2. Answered Prayers

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"Five and seven," Berla counted. "Five and eight. Five and—Goatee, stop!"

The goat had found an interesting rock pile and was busily bounding from one boulder to another.

"Bad goat!" Berla called up to him. "You'll twist an ankle. Now get down here right this instant!"

Goatee defiantly placed his fore hooves on the next boulder.

Berla waggled a finger at him. "You come back down here or I'll... I'll... I'll tan your hide, that's what I'll do." She wasn't sure what was involved in the practice of hide tanning, but it had been a powerful weapon in her grammy's arsenal of threats, the mere mention of which was sure to curtail any tomfoolery. But apparently it didn't work on goats. Impertinently, Goatee hopped onto a higher perch where he began to snack on a tuft of weeds.

"I do declare, someone should climb up there and give you a lesson in minding." Intending to do just that, she set to scaling the precarious rock pile, but by the time she was halfway up, Goatee had already come bounding back down again.

"You bad, bad, silly billy Goatee," she scolded when she finally caught up to him. "Why do you have to be so naughty all the time? No, I'm not putting you down. You'll just run off again. Now what number was I on?" Unable to remember, she figured she had best just start over. "Now see what you've done? You've made me forget my place. One... two... three..."

Berla wished the old man had not given her such difficult instructions. Not only was a thousand a very long way to count to, but going straight down the mountain was next to impossible. Sometimes there were boulders or crevices in the way, forcing her to go sideways or double back around. It was all very confusing. To make matters worse, it was cold and windy on the mountainside, the sun was lowering, and Goatee was in a most mischievous and disobedient mood.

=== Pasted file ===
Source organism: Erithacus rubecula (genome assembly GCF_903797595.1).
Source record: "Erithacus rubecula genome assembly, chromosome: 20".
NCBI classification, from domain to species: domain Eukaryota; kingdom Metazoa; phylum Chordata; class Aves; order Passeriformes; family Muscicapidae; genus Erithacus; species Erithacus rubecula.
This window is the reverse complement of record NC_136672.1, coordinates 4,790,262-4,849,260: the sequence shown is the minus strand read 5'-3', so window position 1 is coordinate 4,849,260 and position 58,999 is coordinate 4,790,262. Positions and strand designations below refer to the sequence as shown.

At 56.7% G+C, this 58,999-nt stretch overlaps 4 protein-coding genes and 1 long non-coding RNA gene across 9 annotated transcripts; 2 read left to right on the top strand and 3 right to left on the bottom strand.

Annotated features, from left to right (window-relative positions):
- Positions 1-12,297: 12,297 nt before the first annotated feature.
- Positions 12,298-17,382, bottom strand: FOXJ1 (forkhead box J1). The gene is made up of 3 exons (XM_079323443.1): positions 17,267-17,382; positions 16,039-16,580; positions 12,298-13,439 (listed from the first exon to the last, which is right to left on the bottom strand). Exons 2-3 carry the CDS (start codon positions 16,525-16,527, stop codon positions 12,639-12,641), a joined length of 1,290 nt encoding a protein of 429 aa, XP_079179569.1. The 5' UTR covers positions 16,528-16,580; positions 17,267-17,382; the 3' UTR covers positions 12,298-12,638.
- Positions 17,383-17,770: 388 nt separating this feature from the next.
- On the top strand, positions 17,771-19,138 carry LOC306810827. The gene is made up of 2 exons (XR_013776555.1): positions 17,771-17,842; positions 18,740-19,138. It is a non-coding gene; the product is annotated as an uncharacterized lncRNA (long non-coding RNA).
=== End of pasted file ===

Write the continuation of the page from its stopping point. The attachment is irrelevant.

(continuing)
A disturbing thought occurred to Berla. What if the acorn spell had worn off? She certainly didn't feel as strong as a bear anymore. With the goat clutched to her chest, she could just make out a few fingers through its thick, woolly locks. They looked small enough, but she kept an anxious eye on them just the same, fearing they might plump back up at any moment.

Unable to heed her fingers and the way ahead at the same time, she stubbed her foot hard against a stone, spilling Goatee onto the ground. Seizing the opportunity, the goat bolted away down the mountainside. She grabbed for the end of the rope that was still tied to a hind leg, but the ice-slicked fibers snaked through her fingers. She chased after it, but her bare feet, already numb from cold, were no match for the goat's nimble hooves. Aching and breathless, she watched helplessly as Goatee's triangular tail disappeared over the next ridge. And just like that he was gone.

Suddenly, it seemed to get much colder on the mountainside. Berla's feet were like blocks of ice, and the cold wind sliced her to the bone. Around her, the landscape was stark and foreboding. Everywhere she turned, she was surrounded by vast, intersecting planes of rugged stone.

Cold and alone, Berla sank down behind a large boulder, tucked her knees up to her chest, and began to sob in anguish.

* * * * *

Kadav should have known better than to pray. In his experience, the only thing worse than an unanswered prayer was an answered one. This time would prove no different. True to form, the All-Maker granted his request for deliverance in the worst possible way.

Appearing out of nowhere, a knight charged in from Kadav's right side, armor all a-rattle and gleaming through the haze. He sat astride a massive, black charger that looked like it was sired by a battering ram. Brandishing a sword high in the air, he bellowed out a guttural challenge that pealed from his helmet like a struck gong.

"Fear not, my lady! I am here to save you!"

The dragon, no less surprised by the knight's sudden appearance, swung its head around to face him, its body following a split second later like a cracked whip. As it reared, it snapped its wings in a braking maneuver that sent out a wave of shocked air that tossed up dirt and pine needles.

Having turned to stare, Kadav was caught off balance when the blast hit him. He threw his weight over to compensate, but a sudden side-wise shift by the stallion caused him to overbalance. And just like that he was thrown from the saddle. He hit the ground belly-first, the gourd halves shattering against his chest and crushing the wind from his lungs. But the worst was yet to come.

His left foot wastangled in the stirrup, and he was being dragged like a rag doll alongside thestallion. Hooves thundered dangerously close to his head as dry pine needlesjabbed into his skin like nails. A low mound ramped him into the air. Themomentary relief of weightlessness was followed by the concussive impact of hishead hitting the ground, causing black spots to explode in his vision. Earsringing, he slammed leg-first into a protruding tree root. His left ankle gaveway with an audible crack, and his foot slid free from the stirrup at last. Herolled over several times, coming to rest on his back in a paralysis of agony.

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